That said, World Series Baseball '96 has its moments. It's satisfying to dive for a grounder and rifle out the runner going to first. I love how the umpires make emphatic calls like "he's safe!" and "he's outta there!" It doesn't hurt that my '96 Orioles are loaded with big bats like Cal Ripken, Brady Anderson, Roberto Alamar, and Rafael Palmeiro. World Series 96 is basically more of the same but I guess it serves its purpose. © Copyright 2023 The Video Game Critic.
It's hard to write three reviews for the same game but I did notice a few interesting tidbits while playing this. The cover boy is Chipper Jones, who also headlined the Sega Saturn version of World Series Baseball 98 (Saturn, 1997). I like how the scoreboard screens are personalized to their ballparks, but they are often accompanied by painfully cheesy organ music.
It's kind of irritating how the computer sometimes auto-selects the wrong guy while fielding a ground ball. I also dislike how the outfielders make long, looping throws to the bases with no hops. I wish they had some kind of player reaction to strikeouts. They just sort of shamble back to the dugout like zombies.
The catcher view is pretty cool. I noticed the second basement behaves in a very realistic manner. He even signals the number of outs to the outfielders, although I couldn't squint hard enough to tell if he was holding up the right number of fingers. The high-pitched play-by-play guy says some funny things like "slaps it through the hole!"
The game is definitely challenging, especially for the batter. Even with a perfect view of the plate it's easy to get caught off-guard by changing pitch speeds. World Series Baseball '98 doesn't really bring anything new to the table but it's probably the pinnacle of realism when it comes to 16-bit baseball. © Copyright 2023 The Video Game Critic.
The graphics are a slight letdown. As a sequel to Castle of Illusion, I was expecting the visuals to be bigger and bolder, but they're not. The characters appear slightly smaller, and the colors look washed out. The varied stage locations include a forest, volcanic mountains, library, and a sunken pirate ship. There's also a magic carpet ride with controls and sound effects that bring Joust to mind.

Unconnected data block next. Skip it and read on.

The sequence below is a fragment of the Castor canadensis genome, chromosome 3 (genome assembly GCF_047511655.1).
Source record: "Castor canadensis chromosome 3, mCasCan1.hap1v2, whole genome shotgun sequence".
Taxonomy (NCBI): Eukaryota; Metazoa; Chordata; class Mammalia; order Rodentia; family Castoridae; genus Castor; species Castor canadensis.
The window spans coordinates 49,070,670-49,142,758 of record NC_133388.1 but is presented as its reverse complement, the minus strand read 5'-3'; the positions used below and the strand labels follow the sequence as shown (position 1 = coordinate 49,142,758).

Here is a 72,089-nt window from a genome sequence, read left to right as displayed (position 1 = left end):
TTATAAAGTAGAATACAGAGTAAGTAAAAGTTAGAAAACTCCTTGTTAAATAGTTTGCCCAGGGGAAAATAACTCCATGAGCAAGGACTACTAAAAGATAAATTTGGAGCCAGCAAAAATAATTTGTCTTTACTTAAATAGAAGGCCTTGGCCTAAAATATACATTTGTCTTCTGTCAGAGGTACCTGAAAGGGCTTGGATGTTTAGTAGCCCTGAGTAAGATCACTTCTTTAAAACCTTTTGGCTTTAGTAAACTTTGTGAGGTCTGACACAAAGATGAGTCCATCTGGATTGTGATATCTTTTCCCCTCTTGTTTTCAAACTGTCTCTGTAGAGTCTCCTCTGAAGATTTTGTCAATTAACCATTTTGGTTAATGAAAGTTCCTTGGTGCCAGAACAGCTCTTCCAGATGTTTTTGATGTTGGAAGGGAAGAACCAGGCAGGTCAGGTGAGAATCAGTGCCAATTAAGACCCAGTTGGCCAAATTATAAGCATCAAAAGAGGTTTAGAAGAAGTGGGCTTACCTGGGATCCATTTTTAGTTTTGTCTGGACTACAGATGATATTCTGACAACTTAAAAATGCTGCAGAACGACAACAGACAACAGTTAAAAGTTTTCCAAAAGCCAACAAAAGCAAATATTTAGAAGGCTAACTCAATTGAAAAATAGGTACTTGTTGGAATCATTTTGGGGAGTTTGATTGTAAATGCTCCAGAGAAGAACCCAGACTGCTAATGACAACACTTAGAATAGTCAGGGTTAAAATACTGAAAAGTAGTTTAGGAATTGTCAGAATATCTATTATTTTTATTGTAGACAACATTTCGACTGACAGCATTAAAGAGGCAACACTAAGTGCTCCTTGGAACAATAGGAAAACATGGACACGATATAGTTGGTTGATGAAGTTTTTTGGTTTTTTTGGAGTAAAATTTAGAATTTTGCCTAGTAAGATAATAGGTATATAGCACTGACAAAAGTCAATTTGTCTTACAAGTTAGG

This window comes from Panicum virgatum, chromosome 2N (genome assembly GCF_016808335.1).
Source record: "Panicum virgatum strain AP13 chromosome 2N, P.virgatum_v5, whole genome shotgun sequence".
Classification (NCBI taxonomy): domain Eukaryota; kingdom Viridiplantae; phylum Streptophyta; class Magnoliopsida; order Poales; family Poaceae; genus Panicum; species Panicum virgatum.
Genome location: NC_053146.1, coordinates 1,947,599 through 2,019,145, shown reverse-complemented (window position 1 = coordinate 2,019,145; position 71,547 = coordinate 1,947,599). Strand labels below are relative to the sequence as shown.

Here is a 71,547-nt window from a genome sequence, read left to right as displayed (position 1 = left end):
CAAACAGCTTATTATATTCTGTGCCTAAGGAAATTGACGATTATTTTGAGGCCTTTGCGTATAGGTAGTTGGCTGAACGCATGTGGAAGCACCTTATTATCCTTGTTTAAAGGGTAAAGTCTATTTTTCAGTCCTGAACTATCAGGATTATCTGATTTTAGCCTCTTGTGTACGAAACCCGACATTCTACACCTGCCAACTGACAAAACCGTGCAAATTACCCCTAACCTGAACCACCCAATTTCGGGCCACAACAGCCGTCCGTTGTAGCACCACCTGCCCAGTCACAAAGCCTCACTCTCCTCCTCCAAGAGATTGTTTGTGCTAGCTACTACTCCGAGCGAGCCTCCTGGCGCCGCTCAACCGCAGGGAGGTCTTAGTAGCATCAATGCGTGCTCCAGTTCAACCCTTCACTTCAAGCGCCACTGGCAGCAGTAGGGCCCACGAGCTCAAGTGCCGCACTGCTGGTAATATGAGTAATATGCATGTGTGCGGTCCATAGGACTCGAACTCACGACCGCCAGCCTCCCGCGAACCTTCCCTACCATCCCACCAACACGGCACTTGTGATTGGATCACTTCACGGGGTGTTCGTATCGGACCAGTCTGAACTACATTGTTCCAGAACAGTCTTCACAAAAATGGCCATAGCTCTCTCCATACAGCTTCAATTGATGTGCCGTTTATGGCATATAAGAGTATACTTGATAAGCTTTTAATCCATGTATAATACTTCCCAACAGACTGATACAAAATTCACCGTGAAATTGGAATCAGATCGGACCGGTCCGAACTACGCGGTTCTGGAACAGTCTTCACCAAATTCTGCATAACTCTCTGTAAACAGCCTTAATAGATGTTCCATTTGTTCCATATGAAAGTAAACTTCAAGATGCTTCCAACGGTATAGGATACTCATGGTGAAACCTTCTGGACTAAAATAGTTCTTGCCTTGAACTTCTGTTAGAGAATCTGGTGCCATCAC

On land, Mickey wields a magic blanket to defeat blue soldiers and wandering flames, and utilizes devices like teeter-totters to reach high places. The two-player mode incorporates additional stages that emphasize the teamwork aspect. These are slow and a bit tedious at times, but generally easy and fun. The stage designs are fairly predictable, save for a few clever touches like the spider that weaves his web as you walk across it.
The kinder, gentler musical score is pure Disney, but the sound effects could use some work. I can tolerate the scratchy voice samples, but that tinny "thunder" sounds awful. A password feature is included, but the use of playing cards instead of letters makes it tough to record the code on paper. This might not be the best Mickey Mouse adventure you'll ever experience, but the reasonable difficulty and cooperative play make it worthwhile for gamers looking for something relaxing. © Copyright 2007 The Video Game Critic.
The four playable heroes are Gambit, Cyclops, Nightcrawler, and Wolverine. I prefer Wolverine because he slowly reconstitutes health. The key to surviving the grueling stages is switching characters on the fly when your life gets low. It's like getting a new lease on life! You can also call in secondary heroes Rogue, Archangel, Iceman, and Storm to apply quick hits. I recommend saving those for the bosses.
This opening stage offers a dense jungle with tribal beats and spear-toting Goro clones. You'll leap between tree branches and lay the smack-down on savages while searching for hidden switches. Falling off the screen is a common occurrence, but Jean Gray will swoop in to save you. Unfortunately her levitating rescue is accompanied by a loud, super-obnoxious electro-magnetic sound. In two-player mode this occurs so often that the constant noise is unbearable!
I assumed the buzzing flies were just part of the scenery but in fact those little buggers actually chip away at your life bar! If one takes your last bit of life as Jean is lifting you to safety, she'll deposit your lifeless corpse on the nearest branch. Then you have to restart the entire stage. I don't know whether to laugh or cry.
The stages are cookie-cutter to-the-max with erratic collision detection and confusing boss encounters. Still, each time you play you'll advance a bit further. X-Men's audio is the most irritating collection of beeps and buzzes this side of Taz Mania (Sega, 1992). There's no password or score, but there is a handy stage-skip code. If this game didn't have an X-Men license it would suck. It does have a license however, so you might as well give it a shot. What the hell. © Copyright 2023 The Video Game Critic.